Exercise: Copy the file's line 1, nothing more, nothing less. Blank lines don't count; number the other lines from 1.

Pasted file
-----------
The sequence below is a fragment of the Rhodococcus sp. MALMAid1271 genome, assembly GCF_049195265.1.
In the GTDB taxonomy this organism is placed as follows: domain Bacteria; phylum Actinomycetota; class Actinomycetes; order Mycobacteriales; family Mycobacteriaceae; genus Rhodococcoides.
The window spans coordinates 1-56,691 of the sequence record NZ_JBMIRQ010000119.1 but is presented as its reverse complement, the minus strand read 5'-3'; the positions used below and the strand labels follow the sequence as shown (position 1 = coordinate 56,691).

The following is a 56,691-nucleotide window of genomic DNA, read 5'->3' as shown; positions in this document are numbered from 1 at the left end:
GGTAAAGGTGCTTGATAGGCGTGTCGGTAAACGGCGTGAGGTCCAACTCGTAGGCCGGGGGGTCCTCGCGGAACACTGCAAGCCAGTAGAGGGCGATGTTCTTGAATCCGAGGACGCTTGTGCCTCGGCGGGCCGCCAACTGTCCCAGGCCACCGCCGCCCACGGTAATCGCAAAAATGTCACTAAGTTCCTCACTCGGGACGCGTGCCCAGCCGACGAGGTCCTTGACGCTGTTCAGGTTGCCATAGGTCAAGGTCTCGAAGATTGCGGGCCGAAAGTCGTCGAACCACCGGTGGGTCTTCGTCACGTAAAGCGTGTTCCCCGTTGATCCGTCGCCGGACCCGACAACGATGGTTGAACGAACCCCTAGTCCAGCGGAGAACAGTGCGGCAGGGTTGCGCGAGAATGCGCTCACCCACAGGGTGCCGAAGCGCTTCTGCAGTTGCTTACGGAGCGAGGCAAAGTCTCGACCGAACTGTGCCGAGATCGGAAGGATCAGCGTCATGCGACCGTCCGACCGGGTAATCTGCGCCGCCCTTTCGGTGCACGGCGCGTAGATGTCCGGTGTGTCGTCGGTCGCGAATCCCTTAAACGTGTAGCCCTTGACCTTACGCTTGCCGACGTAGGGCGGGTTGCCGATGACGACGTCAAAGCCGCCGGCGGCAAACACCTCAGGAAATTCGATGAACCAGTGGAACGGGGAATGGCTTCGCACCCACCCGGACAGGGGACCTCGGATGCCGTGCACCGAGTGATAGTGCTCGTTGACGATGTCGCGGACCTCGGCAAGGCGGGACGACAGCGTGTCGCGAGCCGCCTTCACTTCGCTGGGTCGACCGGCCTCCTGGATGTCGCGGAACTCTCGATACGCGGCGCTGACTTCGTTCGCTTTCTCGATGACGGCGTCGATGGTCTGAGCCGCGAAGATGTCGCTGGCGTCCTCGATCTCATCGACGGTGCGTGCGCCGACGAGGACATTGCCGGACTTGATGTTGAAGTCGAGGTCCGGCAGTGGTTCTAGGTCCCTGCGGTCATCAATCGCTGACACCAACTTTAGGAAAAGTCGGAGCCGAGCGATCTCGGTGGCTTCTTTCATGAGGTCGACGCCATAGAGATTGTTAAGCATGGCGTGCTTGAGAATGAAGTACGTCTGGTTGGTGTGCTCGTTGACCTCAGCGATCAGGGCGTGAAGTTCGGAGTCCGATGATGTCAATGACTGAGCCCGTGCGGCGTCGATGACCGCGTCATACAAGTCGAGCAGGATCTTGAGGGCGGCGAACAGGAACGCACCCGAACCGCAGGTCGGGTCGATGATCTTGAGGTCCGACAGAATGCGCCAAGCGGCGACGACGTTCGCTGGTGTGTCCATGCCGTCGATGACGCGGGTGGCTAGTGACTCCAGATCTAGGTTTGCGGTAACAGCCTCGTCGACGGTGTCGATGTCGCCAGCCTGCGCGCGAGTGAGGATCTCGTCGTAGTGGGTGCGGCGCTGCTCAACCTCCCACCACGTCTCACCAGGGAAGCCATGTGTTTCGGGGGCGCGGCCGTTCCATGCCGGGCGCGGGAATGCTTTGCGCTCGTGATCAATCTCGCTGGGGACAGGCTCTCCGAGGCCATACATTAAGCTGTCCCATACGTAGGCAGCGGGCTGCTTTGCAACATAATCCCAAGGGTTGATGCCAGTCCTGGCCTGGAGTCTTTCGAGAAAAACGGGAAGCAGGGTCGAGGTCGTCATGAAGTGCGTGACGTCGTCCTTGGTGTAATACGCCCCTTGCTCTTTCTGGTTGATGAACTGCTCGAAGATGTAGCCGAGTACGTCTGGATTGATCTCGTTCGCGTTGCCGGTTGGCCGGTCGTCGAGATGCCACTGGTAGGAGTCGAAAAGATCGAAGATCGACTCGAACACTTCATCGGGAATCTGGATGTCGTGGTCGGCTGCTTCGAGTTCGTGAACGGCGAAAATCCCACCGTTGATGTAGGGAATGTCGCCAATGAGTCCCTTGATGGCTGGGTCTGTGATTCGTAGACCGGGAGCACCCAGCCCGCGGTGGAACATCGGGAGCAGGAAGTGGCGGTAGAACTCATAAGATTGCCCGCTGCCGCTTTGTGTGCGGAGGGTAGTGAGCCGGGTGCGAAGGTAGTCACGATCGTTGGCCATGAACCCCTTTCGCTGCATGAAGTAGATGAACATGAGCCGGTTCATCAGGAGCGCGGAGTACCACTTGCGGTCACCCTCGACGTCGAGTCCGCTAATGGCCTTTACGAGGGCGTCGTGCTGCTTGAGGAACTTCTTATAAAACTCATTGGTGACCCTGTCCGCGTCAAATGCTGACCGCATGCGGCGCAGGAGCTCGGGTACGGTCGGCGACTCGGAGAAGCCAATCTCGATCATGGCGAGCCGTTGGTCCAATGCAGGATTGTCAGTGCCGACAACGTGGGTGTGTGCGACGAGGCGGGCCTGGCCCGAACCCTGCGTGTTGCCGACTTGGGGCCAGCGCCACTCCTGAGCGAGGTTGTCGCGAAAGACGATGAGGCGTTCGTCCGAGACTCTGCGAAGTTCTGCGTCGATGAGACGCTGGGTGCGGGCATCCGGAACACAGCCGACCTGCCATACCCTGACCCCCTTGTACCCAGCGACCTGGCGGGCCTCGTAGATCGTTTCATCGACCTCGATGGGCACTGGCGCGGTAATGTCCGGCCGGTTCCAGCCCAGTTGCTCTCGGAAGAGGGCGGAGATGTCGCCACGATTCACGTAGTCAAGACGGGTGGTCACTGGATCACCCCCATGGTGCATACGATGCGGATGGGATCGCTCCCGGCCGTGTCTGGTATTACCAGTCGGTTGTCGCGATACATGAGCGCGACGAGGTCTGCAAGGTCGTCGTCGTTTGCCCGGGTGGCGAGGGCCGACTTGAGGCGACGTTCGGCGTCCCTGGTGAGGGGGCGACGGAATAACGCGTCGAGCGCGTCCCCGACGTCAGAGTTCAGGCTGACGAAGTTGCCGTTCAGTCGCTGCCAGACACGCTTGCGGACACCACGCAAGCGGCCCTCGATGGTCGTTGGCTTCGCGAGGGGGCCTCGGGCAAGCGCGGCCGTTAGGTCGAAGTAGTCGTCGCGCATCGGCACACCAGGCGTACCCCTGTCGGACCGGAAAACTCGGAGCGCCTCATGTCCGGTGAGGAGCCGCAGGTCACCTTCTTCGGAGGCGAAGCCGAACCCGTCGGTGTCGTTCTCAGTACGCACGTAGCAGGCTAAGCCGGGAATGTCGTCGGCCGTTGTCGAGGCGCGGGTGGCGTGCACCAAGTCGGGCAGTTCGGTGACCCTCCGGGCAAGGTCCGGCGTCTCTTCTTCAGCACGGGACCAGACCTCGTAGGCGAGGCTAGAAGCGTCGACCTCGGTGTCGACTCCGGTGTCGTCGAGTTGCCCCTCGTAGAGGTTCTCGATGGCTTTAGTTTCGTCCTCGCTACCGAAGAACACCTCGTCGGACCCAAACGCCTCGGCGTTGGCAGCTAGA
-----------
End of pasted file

The sequence below is a fragment of the Rhodococcus sp. MALMAid1271 genome, assembly GCF_049195265.1.